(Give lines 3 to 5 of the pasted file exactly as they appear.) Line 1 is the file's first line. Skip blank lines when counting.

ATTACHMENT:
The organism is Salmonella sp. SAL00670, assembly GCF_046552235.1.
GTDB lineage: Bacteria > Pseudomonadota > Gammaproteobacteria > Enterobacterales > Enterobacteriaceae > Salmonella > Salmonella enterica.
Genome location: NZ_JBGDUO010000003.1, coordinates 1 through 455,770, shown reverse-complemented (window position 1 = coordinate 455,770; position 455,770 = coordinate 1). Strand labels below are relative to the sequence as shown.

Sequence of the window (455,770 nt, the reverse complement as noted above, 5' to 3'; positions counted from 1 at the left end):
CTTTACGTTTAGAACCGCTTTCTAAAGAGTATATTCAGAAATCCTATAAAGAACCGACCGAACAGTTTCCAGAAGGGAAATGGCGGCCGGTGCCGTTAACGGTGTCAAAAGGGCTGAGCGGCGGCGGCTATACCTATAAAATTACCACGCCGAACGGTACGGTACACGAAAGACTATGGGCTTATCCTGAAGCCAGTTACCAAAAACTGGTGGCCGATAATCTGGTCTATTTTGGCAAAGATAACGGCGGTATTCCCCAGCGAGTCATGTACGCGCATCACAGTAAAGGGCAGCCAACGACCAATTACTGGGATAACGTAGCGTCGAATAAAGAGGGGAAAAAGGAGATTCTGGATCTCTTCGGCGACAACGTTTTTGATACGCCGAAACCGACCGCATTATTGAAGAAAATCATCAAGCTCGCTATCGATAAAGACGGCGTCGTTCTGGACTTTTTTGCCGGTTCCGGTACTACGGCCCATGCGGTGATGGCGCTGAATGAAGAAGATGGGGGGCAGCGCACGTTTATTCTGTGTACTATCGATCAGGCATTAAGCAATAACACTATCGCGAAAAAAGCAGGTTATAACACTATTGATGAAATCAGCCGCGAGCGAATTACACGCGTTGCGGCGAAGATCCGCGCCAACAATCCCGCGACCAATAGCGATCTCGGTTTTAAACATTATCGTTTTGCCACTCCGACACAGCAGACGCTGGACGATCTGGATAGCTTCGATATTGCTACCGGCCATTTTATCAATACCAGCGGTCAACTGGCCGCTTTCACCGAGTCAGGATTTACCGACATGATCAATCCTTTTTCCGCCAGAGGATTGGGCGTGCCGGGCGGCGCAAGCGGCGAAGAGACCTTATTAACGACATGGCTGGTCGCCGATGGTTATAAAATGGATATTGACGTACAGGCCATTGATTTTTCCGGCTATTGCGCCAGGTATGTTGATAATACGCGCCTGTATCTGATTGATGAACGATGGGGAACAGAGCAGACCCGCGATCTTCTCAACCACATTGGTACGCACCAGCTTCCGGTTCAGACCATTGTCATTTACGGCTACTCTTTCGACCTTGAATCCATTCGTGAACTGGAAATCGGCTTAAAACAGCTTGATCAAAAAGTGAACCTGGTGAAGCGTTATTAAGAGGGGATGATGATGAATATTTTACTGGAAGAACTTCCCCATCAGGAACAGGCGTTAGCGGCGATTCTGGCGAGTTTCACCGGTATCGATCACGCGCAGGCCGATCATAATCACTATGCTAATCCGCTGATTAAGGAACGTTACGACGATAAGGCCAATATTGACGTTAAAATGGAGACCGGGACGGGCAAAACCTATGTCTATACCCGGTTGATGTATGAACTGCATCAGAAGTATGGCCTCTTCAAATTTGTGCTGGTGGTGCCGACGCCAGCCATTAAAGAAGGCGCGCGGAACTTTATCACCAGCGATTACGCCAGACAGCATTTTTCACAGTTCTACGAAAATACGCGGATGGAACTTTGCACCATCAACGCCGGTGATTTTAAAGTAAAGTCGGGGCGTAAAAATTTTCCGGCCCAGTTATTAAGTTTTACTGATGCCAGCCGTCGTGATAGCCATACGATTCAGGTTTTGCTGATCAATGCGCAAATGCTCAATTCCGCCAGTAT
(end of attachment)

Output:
Genome location: NZ_JBGDUO010000003.1, coordinates 1 through 455,770, shown reverse-complemented (window position 1 = coordinate 455,770; position 455,770 = coordinate 1). Strand labels below are relative to the sequence as shown.

Sequence of the window (455,770 nt, the reverse complement as noted above, 5' to 3'; positions counted from 1 at the left end):
CTTTACGTTTAGAACCGCTTTCTAAAGAGTATATTCAGAAATCCTATAAAGAACCGACCGAACAGTTTCCAGAAGGGAAATGGCGGCCGGTGCCGTTAACGGTGTCAAAAGGGCTGAGCGGCGGCGGCTATACCTATAAAATTACCACGCCGAACGGTACGGTACACGAAAGACTATGGGCTTATCCTGAAGCCAGTTACCAAAAACTGGTGGCCGATAATCTGGTCTATTTTGGCAAAGATAACGGCGGTATTCCCCAGCGAGTCATGTACGCGCATCACAGTAAAGGGCAGCCAACGACCAATTACTGGGATAACGTAGCGTCGAATAAAGAGGGGAAAAAGGAGATTCTGGATCTCTTCGGCGACAACGTTTTTGATACGCCGAAACCGACCGCATTATTGAAGAAAATCATCAAGCTCGCTATCGATAAAGACGGCGTCGTTCTGGACTTTTTTGCCGGTTCCGGTACTACGGCCCATGCGGTGATGGCGCTGAATGAAGAAGATGGGGGGCAGCGCACGTTTATTCTGTGTACTATCGATCAGGCATTAAGCAATAACACTATCGCGAAAAAAGCAGGTTATAACACTATTGATGAAATCAGCCGCGAGCGAATTACACGCGTTGCGGCGAAGATCCGCGCCAACAATCCCGCGACCAATAGCGATCTCGGTTTTAAACATTATCGTTTTGCCACTCCGACACAGCAGACGCTGGACGATCTGGATAGCTTCGATATTGCTACCGGCCATTTTATCAATACCAGCGGTCAACTGGCCGCTTTCACCGAGTCAGGATTTACCGACATGATCAATCCTTTTTCCGCCAGAGGATTGGGCGTGCCGGGCGGCGCAAGCGGCGAAGAGACCTTATTAACGACATGGCTGGTCGCCGATGGTTATAAAATGGATATTGACGTACAGGCCATTGATTTTTCCGGCTATTGCGCCAGGTATGTTGATAATACGCGCCTGTATCTGATTGATGAACGATGGGGAACAGAGCAGACCCGCGATCTTCTCAACCACATTGGTACGCACCAGCTTCCGGTTCAGACCATTGTCATTTACGGCTACTCTTTCGACCTTGAATCCATTCGTGAACTGGAAATCGGCTTAAAACAGCTTGATCAAAAAGTGAACCTGGTGAAGCGTTATTAAGAGGGGATGATGATGAATATTTTACTGGAAGAACTTCCCCATCAGGAACAGGCGTTAGCGGCGATTCTGGCGAGTTTCACCGGTATCGATCACGCGCAGGCCGATCATAATCACTATGCTAATCCGCTGATTAAGGAACGTTACGACGATAAGGCCAATATTGACGTTAAAATGGAGACCGGGACGGGCAAAACCTATGTCTATACCCGGTTGATGTATGAACTGCATCAGAAGTATGGCCTCTTCAAATTTGTGCTGGTGGTGCCGACGCCAGCCATTAAAGAAGGCGCGCGGAACTTTATCACCAGCGATTACGCCAGACAGCATTTTTCACAGTTCTACGAAAATACGCGGATGGAACTTTGCACCATCAACGCCGGTGATTTTAAAGTAAAGTCGGGGCGTAAAAATTTTCCGGCCCAGTTATTAAGTTTTACTGATGCCAGCCGTCGTGATAGCCATACGATTCAGGTTTTGCTGATCAATGCGCAAATGCTCAATTCCGCCAGTAT